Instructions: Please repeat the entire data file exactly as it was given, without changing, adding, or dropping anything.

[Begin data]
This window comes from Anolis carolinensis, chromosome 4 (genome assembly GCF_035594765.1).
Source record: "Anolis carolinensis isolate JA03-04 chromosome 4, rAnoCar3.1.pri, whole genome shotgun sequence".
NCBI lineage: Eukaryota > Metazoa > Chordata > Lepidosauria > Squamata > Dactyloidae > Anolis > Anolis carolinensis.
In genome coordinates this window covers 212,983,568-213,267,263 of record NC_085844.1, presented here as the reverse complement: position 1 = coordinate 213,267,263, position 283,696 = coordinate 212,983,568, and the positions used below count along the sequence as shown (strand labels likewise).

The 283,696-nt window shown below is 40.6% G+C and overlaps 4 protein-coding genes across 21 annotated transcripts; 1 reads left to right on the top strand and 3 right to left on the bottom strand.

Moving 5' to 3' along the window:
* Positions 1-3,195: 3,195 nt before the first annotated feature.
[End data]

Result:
This window comes from Anolis carolinensis, chromosome 4 (genome assembly GCF_035594765.1).
Source record: "Anolis carolinensis isolate JA03-04 chromosome 4, rAnoCar3.1.pri, whole genome shotgun sequence".
NCBI lineage: Eukaryota > Metazoa > Chordata > Lepidosauria > Squamata > Dactyloidae > Anolis > Anolis carolinensis.
In genome coordinates this window covers 212,983,568-213,267,263 of record NC_085844.1, presented here as the reverse complement: position 1 = coordinate 213,267,263, position 283,696 = coordinate 212,983,568, and the positions used below count along the sequence as shown (strand labels likewise).

The 283,696-nt window shown below is 40.6% G+C and overlaps 4 protein-coding genes across 21 annotated transcripts; 1 reads left to right on the top strand and 3 right to left on the bottom strand.

Moving 5' to 3' along the window:
* Positions 1-3,195: 3,195 nt before the first annotated feature.